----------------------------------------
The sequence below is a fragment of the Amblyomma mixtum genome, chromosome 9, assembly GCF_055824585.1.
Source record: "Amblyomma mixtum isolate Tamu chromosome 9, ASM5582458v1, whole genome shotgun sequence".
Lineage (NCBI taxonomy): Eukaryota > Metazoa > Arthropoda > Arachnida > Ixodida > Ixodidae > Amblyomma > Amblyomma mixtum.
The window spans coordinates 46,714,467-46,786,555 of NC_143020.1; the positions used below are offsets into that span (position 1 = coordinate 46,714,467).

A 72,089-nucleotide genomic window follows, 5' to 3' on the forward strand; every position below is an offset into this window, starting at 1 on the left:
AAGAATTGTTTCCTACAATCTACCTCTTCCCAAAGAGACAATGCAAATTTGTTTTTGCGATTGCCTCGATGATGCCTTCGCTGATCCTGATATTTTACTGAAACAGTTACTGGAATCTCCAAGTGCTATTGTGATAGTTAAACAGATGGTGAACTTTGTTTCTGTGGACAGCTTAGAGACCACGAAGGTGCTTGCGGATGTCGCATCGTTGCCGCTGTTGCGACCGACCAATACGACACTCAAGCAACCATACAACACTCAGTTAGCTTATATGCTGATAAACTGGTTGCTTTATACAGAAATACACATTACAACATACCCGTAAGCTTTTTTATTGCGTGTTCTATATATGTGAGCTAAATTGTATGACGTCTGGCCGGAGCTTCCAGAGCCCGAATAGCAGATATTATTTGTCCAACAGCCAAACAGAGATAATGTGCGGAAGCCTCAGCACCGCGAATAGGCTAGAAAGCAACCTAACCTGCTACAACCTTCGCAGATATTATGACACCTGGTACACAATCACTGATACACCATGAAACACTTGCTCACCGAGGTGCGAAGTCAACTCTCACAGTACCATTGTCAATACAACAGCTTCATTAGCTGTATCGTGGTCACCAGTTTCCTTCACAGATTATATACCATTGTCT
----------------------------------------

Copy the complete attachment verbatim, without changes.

The sequence below is a fragment of the Amblyomma mixtum genome, chromosome 9, assembly GCF_055824585.1.
Source record: "Amblyomma mixtum isolate Tamu chromosome 9, ASM5582458v1, whole genome shotgun sequence".
Lineage (NCBI taxonomy): Eukaryota > Metazoa > Arthropoda > Arachnida > Ixodida > Ixodidae > Amblyomma > Amblyomma mixtum.
The window spans coordinates 46,714,467-46,786,555 of NC_143020.1; the positions used below are offsets into that span (position 1 = coordinate 46,714,467).

A 72,089-nucleotide genomic window follows, 5' to 3' on the forward strand; every position below is an offset into this window, starting at 1 on the left:
AAGAATTGTTTCCTACAATCTACCTCTTCCCAAAGAGACAATGCAAATTTGTTTTTGCGATTGCCTCGATGATGCCTTCGCTGATCCTGATATTTTACTGAAACAGTTACTGGAATCTCCAAGTGCTATTGTGATAGTTAAACAGATGGTGAACTTTGTTTCTGTGGACAGCTTAGAGACCACGAAGGTGCTTGCGGATGTCGCATCGTTGCCGCTGTTGCGACCGACCAATACGACACTCAAGCAACCATACAACACTCAGTTAGCTTATATGCTGATAAACTGGTTGCTTTATACAGAAATACACATTACAACATACCCGTAAGCTTTTTTATTGCGTGTTCTATATATGTGAGCTAAATTGTATGACGTCTGGCCGGAGCTTCCAGAGCCCGAATAGCAGATATTATTTGTCCAACAGCCAAACAGAGATAATGTGCGGAAGCCTCAGCACCGCGAATAGGCTAGAAAGCAACCTAACCTGCTACAACCTTCGCAGATATTATGACACCTGGTACACAATCACTGATACACCATGAAACACTTGCTCACCGAGGTGCGAAGTCAACTCTCACAGTACCATTGTCAATACAACAGCTTCATTAGCTGTATCGTGGTCACCAGTTTCCTTCACAGATTATATACCATTGTCT